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How Do FESTO Solenoid Valves React to Test Pulses?

If you operate a FESTO electromechanical solenoid valve as any part of a hydraulic or fluid control system, setting up a regular testing schedule is essential. Electrical test pulses ensure the internal magnetic mechanism still performs to the excellent standard expected. Here’s how it works:

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What Is A Solenoid Valve?

A solenoid valve is a one-way fluid control chamber that opens partially or fully to allow liquid through on receiving a jolt of electrical current. A small electromagnet is activated, drawing a solid block upwards into a recess. Once processing finishes, another negative jolt dislodges the magnetic hold and closes the valve.

Different current durations and frequencies can send special instructions to some valves, determining behaviour. Variability, flexibility, and controllability make FESTO solenoids a superb choice for industrial fluid circuits that need sporadic bursts of liquid pressure or a sudden, temporary inflow.

How Do Solenoid Test Pulses Work?

Test pulses are a way to run ‘dry’ checks on a single solenoid valve’s magnet while the hydraulic machinery is off, without changing the solenoid’s current (usually closed) configuration.

Test pulses are substantially weaker than regular pulses. Extremely brief electrical signals sent from a handheld or mounted test unit check that the valve is reactive to input and how quickly it reacts to two (or more) positive and negative jolts.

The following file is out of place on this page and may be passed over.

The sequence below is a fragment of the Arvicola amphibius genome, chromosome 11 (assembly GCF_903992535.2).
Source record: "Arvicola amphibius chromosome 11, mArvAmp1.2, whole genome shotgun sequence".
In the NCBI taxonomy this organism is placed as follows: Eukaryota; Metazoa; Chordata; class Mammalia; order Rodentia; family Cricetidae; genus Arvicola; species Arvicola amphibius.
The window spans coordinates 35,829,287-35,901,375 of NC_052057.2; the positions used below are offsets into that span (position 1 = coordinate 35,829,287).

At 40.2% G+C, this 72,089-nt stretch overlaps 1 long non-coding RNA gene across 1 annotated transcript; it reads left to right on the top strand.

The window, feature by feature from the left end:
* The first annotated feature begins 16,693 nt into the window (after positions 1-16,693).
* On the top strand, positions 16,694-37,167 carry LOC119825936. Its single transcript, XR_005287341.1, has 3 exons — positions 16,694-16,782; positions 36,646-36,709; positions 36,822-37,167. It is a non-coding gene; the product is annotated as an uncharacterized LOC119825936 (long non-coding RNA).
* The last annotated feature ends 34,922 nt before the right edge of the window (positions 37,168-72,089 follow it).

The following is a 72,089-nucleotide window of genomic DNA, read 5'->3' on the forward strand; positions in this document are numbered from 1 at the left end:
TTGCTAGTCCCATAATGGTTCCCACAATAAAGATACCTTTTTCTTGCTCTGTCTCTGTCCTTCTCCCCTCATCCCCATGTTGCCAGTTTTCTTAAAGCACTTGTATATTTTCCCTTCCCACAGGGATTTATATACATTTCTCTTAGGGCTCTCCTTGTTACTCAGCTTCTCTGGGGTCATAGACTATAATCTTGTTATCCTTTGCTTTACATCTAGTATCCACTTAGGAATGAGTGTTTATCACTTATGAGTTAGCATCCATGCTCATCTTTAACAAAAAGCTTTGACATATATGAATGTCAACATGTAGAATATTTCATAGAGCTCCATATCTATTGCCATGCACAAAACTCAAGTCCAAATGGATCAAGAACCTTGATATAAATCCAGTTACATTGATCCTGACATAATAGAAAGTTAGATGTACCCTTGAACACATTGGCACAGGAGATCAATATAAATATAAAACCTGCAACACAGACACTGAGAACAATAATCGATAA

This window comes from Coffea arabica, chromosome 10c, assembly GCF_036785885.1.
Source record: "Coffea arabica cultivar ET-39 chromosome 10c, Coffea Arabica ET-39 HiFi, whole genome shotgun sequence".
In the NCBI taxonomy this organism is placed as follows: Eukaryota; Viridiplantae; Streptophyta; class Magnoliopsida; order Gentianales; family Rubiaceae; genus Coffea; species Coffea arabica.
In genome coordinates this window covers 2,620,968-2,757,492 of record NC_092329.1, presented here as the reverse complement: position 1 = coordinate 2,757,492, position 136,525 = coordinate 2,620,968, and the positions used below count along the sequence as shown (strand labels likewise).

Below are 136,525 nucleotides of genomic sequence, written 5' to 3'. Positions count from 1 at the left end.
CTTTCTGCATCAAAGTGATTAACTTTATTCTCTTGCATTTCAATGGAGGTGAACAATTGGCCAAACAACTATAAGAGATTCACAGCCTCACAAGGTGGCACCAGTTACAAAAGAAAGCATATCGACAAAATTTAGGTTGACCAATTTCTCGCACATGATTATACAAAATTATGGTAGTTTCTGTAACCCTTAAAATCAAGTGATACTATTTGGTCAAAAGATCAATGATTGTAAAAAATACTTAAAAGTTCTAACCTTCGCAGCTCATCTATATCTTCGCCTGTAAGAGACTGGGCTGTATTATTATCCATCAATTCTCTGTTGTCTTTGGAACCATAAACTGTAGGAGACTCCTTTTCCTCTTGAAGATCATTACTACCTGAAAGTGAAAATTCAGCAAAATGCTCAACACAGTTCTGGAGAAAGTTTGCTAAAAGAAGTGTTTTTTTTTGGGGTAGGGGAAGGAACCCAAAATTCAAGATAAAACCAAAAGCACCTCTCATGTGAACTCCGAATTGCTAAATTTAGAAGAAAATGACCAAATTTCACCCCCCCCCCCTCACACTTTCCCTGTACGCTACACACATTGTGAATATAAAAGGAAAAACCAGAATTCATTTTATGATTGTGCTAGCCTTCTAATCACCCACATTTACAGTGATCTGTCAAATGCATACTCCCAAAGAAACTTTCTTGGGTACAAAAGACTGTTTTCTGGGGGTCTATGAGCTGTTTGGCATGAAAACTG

Much like using an ammeter, the operator reads off current performance via a simple digital display. The operator can also see if any circuits are crossed or shorting (a common problem with using ageing hydraulics in confined spaces) or if the valve is reacting too slowly or fast.

By testing if the valves, millisecond-precision activators, and circuitry all work ahead of use, engineers can improve workplace safety and optimise controlled hydraulic performance. Pro-active maintenance and replacements also help prevent in-use disasters such as overflows and jams.

It’s worth noting that computer controlled solenoids aren’t usually tested with independent electrical pulses. Variable, digital, and sequential solenoid valves often have a test run feature built into their control panels instead.

How Do Test Pulses Affect FESTO Solenoid Valves?

During the test pulse process itself, you’ll probably notice some slightly strange (but nominal) behaviour from your FESTO solenoid valves. The LED ‘failsafe’ lightbulb attached to each valve should flicker briefly during pulsing. The effect is deliberate.

The flicker speed matches the rate of the pulses sent from the unit, letting you know the current is successfully passing through the valve’s internal circuitry. If the bulb fails to light, it tells technicians that something is wrong with either the contacts or wiring.

You may also hear a faint clicking noise from within the valve itself. It’s due to the electricity moving the electromagnetic and spring back and forth slightly, creating friction. Clicking is expected, nominal behaviour and shouldn’t be any cause for concern.

On rare occasions, a faulty valve may fail or open during the test phase. If you hear a clunking or moving sound while the light still comes on, check the valve and schedule a replacement immediately if need be.

Next Steps

As the UK’s official supplier for the FESTO range of fluid control products, Hydrastar are your one-stop shop for FESTO valves, testing, maintenance, and repairs. For questions relating to the FESTO range, or to discuss a specific application or project with one of our engineers, please give us a call today.

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